17.5 month old not making progress with communication/gestures

(16 Posts)
NovMumOne Tue 03-May-16 20:47:11

I wonder if anyone can either put my mind at ease or help me out with what I need to do going forward, as help from GP/HV/other medical staff is just not happening.

My little girl was sitting at around 7 months, crawling around 11 months, and has only just started walking unassisted just less than a month ago. At around 10 months we started to get 'dadada' and 'bababa' and one or two 'daddies' but since then she does nothing but inconsistent babbling and shrieking or similar high pitched noises.

She also does not point, wave or clap. The only obvious gesture we can pick up on is her putting her hands out to say she wants to be picked up. She will sometimes give us eye contact, and seems to comprehend when she is being told not to do something (ie seems to hear 'no' and associated tone of voice) and also when she is being praised (she laughs and smiles at this).

She cannot replicate any animal noises, if I ask her if she would like water/milk she doesn't know what I mean until she sees the full cup right in front of her and she doesn't offend respond to her name.

Friends and strangers have commented when she doesn't respond to them, and even way before I thought there could be an issue one particular friend constantly went on about the fact that she wasn't trying to talk yet since before she turned one.

We sing to her, read to her and play with her every day, as well as describe what we do and overemphasise our hand gestures to try and encourage her to copy. I work part time so am with her a lot of the time, and my parents watch her when I'm at work and they are very hands on in interacting with her and trying to help her develop her communication.

I have taken her to a private paediatrician who said he suggested a hearing test with the NHS but that it was hard to tell at her age if there were any communication delays/autism. I don't think there is a problem with her hearing as she can hear a food packet from another room and will turn to watch the tv if she hears a theme tune from Paw Patrol etc.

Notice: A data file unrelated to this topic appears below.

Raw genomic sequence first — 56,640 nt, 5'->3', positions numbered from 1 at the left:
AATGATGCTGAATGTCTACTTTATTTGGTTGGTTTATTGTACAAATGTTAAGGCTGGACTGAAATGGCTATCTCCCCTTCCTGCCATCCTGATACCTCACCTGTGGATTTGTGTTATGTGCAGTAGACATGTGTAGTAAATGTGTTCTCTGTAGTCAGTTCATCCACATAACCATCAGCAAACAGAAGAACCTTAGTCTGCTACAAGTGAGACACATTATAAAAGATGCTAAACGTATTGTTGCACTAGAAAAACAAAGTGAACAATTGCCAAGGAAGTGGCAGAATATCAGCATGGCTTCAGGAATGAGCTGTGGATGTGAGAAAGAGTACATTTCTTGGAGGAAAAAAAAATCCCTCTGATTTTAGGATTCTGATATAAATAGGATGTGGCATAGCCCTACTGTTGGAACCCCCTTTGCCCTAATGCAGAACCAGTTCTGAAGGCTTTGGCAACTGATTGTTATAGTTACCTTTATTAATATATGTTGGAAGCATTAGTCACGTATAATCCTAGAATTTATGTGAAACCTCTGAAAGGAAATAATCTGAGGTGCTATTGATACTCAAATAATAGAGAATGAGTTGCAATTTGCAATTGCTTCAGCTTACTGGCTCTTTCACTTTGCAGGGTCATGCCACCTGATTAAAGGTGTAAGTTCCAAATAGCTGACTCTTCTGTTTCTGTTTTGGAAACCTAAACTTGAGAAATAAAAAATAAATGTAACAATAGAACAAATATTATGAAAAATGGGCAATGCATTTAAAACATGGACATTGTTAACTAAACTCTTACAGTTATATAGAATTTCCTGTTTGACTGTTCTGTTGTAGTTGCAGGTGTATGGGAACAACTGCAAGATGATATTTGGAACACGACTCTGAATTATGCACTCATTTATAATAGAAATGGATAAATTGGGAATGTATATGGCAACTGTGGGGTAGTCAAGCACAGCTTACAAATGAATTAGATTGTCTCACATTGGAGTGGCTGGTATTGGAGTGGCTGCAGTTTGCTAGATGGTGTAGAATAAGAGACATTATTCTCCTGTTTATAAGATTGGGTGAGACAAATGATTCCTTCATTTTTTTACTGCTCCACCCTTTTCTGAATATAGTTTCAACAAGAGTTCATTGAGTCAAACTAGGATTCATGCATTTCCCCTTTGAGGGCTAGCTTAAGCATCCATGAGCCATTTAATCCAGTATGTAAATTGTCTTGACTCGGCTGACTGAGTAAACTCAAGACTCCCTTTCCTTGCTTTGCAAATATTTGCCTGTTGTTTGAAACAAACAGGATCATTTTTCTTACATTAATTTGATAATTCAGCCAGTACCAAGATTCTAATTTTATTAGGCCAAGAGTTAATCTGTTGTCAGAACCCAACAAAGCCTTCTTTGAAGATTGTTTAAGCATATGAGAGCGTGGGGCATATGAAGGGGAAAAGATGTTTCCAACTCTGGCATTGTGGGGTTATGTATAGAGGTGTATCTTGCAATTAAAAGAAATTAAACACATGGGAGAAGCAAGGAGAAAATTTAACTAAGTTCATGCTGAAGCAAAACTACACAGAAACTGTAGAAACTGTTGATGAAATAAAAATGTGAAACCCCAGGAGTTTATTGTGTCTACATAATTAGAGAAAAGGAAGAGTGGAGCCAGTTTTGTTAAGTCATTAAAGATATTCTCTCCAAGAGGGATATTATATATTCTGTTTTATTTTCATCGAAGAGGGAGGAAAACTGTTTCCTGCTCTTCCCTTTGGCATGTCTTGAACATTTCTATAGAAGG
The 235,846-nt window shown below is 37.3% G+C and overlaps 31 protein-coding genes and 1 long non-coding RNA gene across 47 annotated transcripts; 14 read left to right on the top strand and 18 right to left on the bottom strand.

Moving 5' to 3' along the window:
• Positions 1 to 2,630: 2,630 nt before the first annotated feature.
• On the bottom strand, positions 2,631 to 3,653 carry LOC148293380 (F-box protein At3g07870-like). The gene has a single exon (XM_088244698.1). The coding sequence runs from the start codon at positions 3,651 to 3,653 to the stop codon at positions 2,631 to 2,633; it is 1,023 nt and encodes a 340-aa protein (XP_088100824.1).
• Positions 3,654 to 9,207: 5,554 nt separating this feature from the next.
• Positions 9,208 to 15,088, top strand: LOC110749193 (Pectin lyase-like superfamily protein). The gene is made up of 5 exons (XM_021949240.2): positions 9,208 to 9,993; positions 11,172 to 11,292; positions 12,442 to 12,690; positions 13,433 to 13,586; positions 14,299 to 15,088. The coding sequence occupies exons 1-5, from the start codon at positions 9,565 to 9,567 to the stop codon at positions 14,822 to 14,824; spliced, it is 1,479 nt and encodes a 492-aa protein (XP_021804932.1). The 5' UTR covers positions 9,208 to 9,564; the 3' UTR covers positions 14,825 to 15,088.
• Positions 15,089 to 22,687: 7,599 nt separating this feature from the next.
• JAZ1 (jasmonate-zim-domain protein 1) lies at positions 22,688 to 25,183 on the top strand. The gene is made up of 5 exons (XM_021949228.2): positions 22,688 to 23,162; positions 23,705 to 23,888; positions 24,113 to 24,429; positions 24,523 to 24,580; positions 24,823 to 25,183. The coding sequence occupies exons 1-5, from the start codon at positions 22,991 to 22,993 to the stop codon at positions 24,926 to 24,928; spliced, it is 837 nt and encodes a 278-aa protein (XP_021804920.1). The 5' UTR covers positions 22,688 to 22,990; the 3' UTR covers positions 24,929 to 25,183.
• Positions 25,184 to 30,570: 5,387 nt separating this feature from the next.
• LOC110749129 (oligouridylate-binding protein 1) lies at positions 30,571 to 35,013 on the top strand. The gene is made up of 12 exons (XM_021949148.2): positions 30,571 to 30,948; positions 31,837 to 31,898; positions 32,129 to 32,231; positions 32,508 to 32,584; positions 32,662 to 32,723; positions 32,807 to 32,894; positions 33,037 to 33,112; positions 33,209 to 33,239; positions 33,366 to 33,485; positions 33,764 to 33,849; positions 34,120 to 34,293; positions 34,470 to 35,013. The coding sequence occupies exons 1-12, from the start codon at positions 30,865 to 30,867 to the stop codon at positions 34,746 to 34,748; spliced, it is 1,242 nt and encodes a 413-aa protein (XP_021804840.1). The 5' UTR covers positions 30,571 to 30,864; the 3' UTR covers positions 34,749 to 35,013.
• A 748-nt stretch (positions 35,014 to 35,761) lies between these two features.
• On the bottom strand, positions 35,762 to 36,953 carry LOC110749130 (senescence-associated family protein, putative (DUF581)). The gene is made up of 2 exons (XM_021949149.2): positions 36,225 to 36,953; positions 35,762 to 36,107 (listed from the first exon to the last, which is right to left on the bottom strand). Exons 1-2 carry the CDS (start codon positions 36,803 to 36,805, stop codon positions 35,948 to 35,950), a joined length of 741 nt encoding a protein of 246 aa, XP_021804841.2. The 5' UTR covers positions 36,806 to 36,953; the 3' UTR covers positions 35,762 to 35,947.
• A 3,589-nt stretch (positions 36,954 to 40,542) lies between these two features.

Has anyone had a similar experience where their children have developed successfully in terms of speech and language or can anyone tell me what I should do? I'm feeling very low at the moment as I don't know what to do to help her and don't want to be fobbed off when we could be getting her help now. Thanks in advance.

whatamess0815 Tue 03-May-16 21:04:46

hearing test is probably a good idea. other than that you should be seen by a developmental paediatrician.

not speaking at 17 month is one thing but the lack of communication would worry me. I would leave the HV aside and run this via GP. you may have to be very persistent.

do the M-chat online and if it flags up anything, print it out and take it along to the GP. be a pain. good luck.

Artandco Tue 03-May-16 21:07:05

It's worth looking at for reassurance

However, neither of mine spoke at all until after 2 years. They were fluent in two language by 3rd birthday. They just seemed to spend first 2 yet as watching and absorbing rather Than actually using

whatamess0815 Tue 03-May-16 21:16:23

art, having a child that does not talk but develops otherwise fine is very different from a child that does not communicate and has significant difficulties understanding language. confused

NickyEds Wed 04-May-16 16:32:10

Definitely get her checked out by the gp. My ds is 2.4 and has very few words (we've seen the speech and language therapist)but his understanding is good, so at 17 months would go get his coat if asked, go to the sink if I asked if he wanted a drink, the fridge if he wanted a snack etc. Have a look at the M chat test too. It is worth getting a hearing check done (ds is having one in a couple of weeks) even if you think she can hear ok- glue ear can effect certain frequencies so a child can hear but not well enough to learn to speak.

Artandco Wed 04-May-16 17:08:23

What - op says her child doesn't talk, or point etc. Neither mine have ever pointed or did hand gestures. So like op child surely?

whatamess0815 Wed 04-May-16 17:35:18

OP made it clear child doesn't understand much either. that is not a typical development. some children just catch up but some will need lots of extra help. no one here is able to tell into a which group OPs child falls. hence it is important to be seen by the right people.